"The Garden is Open" sign is still there.
The tulips and azaleas, though well past their height, still glorify the yard.
It is still worth a special trip to Chapel Hill to experience this lovely, well-planned, colorful garden. But the twin sisters who planned every part of their grounds and inspired others to be a part of their project are no longer there.
Bernice Stiles Wade died peacefully on May 8, a few days after her 103rd birthday on May 5, joining her twin sister Barbara Stiles, who died at 101 two years ago. Even though their garden still glows, it is not the same without them.
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This spring, as in every spring for more than 40 years, people from all over find an excuse to drive down Gimghoul Road to see the garden. Hundreds of walkers and joggers from the nearby campus will pass by. When the sign is out, many will make at least a short stop to savor the colors or scents of the changing displays of flowers and plants that fill the garden. Some find the displays in the side and back yards even lovelier than the famous front yard.
A few weeks ago, just before her 103rd birthday, I had my last visit with Bernice. She knew the end was coming and was cheerful in accepting it. About the garden, she still knew where every group of tulips was growing.
But she did not want to talk about herself. "What are you doing? What are your plans? How are your cute grandchildren?" In her mind she was enjoying her life's last moments.
Bernice and Barbara had taught us a lot about how to live. It seems like yesterday when they were planning a neighborhood party to celebrate their 90th birthday on April 20, 2005. Back then Bernice told me, "We will have our party a little early because the height of the garden, in our minds, comes during the second week in April when the dogwoods bloom and the azaleas are at their peak."
"And don't forget the tulips," Barbara chimed in. "Tulips are our extravagance. We treat them as annuals and replace them every year."
The twins talked of plans for displaying daffodils, forget-me-nots, irises, and columbine as if they were fireworks operators getting ready for the Fourth of July.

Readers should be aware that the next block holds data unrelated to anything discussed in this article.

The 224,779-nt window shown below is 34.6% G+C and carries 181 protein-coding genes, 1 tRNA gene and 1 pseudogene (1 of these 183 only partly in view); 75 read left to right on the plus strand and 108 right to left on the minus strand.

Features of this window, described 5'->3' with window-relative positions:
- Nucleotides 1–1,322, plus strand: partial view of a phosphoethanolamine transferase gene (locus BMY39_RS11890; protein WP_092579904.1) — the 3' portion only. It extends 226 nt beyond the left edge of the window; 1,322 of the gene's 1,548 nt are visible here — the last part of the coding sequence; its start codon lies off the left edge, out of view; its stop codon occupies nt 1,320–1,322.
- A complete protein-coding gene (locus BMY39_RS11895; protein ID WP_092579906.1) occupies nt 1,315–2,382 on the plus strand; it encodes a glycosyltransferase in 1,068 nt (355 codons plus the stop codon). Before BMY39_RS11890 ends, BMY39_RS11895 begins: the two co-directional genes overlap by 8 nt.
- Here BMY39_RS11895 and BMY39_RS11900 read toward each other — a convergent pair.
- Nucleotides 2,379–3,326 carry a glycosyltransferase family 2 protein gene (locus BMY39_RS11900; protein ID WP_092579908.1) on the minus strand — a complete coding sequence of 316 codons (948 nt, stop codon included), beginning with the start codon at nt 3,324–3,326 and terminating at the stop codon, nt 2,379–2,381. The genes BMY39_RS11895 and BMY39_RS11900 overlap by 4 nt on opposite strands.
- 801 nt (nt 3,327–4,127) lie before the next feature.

Indeed, in April, their garden explodes in dramatic colors that no fireworks show could duplicate. It happened again last month. Although early April may be the garden's most stunning time, the sisters made sure there was something in almost every season to bring visitors back.
In the warm summer time, for instance, Bernice told me, "We try new things." She explained how they experimented with different annuals to try to find the right combination of colors, ones that their visitors would find pleasant. After their 90th birthday, the twins, Bernice's daughters, and neighbors and friends began thinking about how wonderful it would be if they could live to celebrate their 100th. It did not seem possible, especially after Bernice fell and broke her hip. But she recovered and Barbara was doing well.
Their 100th was extra special. Family and friends from all over the country gathered to bask in the glory of their generous spirit. There was a traffic jam on Gimghoul notwithstanding all the preparation that went into the event.
I remember asking the twins, "Why would you two work so hard all these years making a garden so pleasant and so open just for the enjoyment of whoever wants to come?"
Barbara answered, smiling almost matter of factly, "That's easy. As long as we have the garden, we'll never be lonely."
They were never lonely. They taught us how to live. And how to die. "The Garden is Open."
D.G. Martin hosts "North Carolina Bookwatch," which airs Sundays at 11 a.m. and Thursdays at 5 p.m. on UNC-TV. This Thursday's (May 24) guest is Mark de Castrique, author of "Hidden Scars."